When To Worry About Your Painful Menstrual Cramps

Most women know menstrual cramps can be painful. According to the American College of Obstetrics and Gynecology (ACOG), over half of women who menstruate experience pain related to their period at least one or two days a month. For most women, the pain is uncomfortable, but mild. However, some will experience pain so severe, it interferes with their day-to-day activities. The pain often begins earlier in the menstrual cycle and can last several days out of the month (via Healthline).

Signs that you have severe menstrual cramps include pain that doesn't respond to over-the-counter pain relievers like ibuprofen; cramps that are accompanied by heavy bleeding and clotting; and pain that affects your overall quality of life. Sometimes, there is no clear cause for why some women have more painful menstrual cramps. But there are some medical conditions that can lead to severe pain during menstruation. These include endometriosis, polycystic ovary syndrome (PCOS), fibroids, pelvic inflammatory disease (PID), adenomyosis, and cervical stenosis. In some instances, painful period cramps can be the result of an intrauterine device, or IUD, a long-acting reversible contraceptive birth control device inserted into the uterus.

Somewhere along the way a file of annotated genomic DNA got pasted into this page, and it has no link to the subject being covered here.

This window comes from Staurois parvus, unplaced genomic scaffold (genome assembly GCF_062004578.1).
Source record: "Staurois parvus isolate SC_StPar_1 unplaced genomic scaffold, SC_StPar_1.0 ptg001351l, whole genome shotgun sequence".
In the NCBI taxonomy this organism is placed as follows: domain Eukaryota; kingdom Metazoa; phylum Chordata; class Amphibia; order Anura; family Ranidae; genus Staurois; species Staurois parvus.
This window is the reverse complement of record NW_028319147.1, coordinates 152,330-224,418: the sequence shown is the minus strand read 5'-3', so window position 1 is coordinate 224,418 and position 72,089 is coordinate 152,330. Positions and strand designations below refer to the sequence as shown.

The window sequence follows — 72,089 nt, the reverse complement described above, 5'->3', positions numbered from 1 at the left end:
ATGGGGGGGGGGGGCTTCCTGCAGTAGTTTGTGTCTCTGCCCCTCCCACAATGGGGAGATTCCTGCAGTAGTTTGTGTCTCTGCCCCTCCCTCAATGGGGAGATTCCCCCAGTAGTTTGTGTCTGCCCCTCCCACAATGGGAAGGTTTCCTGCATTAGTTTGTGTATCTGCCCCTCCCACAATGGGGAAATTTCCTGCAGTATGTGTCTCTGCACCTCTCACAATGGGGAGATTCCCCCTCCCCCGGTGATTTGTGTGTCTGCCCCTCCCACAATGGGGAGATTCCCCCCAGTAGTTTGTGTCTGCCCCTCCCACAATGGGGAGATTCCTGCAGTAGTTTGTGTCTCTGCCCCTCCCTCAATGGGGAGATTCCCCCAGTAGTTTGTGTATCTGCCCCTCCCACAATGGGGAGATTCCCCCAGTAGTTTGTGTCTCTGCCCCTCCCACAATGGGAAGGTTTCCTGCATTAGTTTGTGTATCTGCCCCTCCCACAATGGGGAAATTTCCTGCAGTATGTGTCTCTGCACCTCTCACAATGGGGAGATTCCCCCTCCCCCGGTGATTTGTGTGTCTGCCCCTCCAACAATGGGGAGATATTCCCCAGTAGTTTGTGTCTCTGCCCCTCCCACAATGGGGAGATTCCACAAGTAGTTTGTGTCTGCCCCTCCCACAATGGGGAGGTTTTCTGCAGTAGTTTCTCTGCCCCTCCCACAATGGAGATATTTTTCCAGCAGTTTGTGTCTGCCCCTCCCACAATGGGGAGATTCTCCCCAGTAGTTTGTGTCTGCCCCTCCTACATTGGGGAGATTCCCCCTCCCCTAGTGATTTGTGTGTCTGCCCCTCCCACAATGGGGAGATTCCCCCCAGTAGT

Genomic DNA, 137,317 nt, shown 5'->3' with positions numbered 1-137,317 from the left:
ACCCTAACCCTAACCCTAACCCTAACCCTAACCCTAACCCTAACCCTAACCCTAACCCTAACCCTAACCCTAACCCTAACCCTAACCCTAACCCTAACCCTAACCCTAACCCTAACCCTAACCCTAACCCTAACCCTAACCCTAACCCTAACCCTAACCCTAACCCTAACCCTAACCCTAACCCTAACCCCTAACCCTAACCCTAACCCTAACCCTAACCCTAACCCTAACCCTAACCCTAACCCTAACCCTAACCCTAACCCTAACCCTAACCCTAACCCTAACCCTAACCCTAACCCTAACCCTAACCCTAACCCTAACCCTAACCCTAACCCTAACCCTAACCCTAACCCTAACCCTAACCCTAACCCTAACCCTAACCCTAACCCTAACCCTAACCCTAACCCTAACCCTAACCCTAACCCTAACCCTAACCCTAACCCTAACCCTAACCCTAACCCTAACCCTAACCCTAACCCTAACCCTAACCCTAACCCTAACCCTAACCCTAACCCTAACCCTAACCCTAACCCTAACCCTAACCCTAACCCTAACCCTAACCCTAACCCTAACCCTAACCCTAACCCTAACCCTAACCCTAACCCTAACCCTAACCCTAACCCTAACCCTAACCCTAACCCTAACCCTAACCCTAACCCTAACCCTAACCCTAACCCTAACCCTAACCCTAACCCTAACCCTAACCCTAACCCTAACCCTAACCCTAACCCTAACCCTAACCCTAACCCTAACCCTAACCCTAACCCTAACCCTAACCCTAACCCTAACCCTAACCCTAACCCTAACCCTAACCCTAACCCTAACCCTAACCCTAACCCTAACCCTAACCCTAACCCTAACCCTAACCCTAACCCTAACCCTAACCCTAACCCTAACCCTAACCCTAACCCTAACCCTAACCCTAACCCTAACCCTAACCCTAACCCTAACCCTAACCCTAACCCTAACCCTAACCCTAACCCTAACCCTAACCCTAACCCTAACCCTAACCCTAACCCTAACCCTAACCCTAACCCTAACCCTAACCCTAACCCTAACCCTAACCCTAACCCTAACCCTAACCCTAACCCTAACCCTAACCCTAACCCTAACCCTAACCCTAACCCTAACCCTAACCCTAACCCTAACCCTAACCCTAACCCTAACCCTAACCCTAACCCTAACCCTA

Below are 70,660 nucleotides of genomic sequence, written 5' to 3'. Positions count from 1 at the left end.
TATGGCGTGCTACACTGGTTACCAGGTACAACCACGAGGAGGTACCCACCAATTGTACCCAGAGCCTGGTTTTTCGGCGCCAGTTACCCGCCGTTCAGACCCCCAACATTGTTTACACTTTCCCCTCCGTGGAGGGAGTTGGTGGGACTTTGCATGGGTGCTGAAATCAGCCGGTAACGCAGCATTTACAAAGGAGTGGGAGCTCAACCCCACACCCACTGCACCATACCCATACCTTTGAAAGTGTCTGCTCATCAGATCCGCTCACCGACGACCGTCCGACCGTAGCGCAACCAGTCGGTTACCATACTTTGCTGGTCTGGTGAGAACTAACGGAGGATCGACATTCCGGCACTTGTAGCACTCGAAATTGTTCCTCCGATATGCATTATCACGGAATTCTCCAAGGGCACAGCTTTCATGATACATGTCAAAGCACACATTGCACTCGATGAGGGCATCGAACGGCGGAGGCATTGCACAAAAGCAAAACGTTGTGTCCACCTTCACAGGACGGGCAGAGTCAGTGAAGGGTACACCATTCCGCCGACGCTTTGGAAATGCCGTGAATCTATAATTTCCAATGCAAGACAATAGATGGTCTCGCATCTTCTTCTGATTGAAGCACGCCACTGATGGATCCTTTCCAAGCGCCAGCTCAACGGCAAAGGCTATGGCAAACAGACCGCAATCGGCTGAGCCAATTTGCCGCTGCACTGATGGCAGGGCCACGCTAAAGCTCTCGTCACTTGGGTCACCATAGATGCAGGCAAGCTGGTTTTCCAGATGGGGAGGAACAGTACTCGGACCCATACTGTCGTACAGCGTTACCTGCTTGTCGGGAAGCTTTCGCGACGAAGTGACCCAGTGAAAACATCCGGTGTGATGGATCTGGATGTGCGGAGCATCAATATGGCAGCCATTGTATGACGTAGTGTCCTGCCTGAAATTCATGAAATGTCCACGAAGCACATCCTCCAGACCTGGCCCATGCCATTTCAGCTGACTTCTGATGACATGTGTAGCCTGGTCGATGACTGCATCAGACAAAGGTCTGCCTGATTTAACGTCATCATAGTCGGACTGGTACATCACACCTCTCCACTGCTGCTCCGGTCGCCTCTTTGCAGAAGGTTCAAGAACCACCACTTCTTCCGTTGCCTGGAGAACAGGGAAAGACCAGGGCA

How to treat severe menstrual cramps

If your period pain is not relieved by over-the-counter pain medication, talk to your OB-GYN. A doctor can perform a pelvic exam, as well as a number of other tests, including a Pap smear, ultrasound, CT scan, and gynecologic laparoscopy, to find out what might be causing the severe pain.

To reduce the severity of painful menstrual cramps, prescription strength nonsteroidal anti-inflammatory drugs are available (via Mayo Clinic). Sometimes, a doctor might recommend going on hormonal birth control to ease period pain. If severe period cramps are caused by an underlying condition like fibroids or endometriosis, treating that condition can help ease pain. In some cases, surgery may be required. Certain lifestyle changes can also help ease period pain. These include regular exercise, reducing stress, using a heating pad or soaking in a hot bath, and taking dietary supplements like vitamin E, omega-3 fatty acids, vitamin B1, and vitamin B6.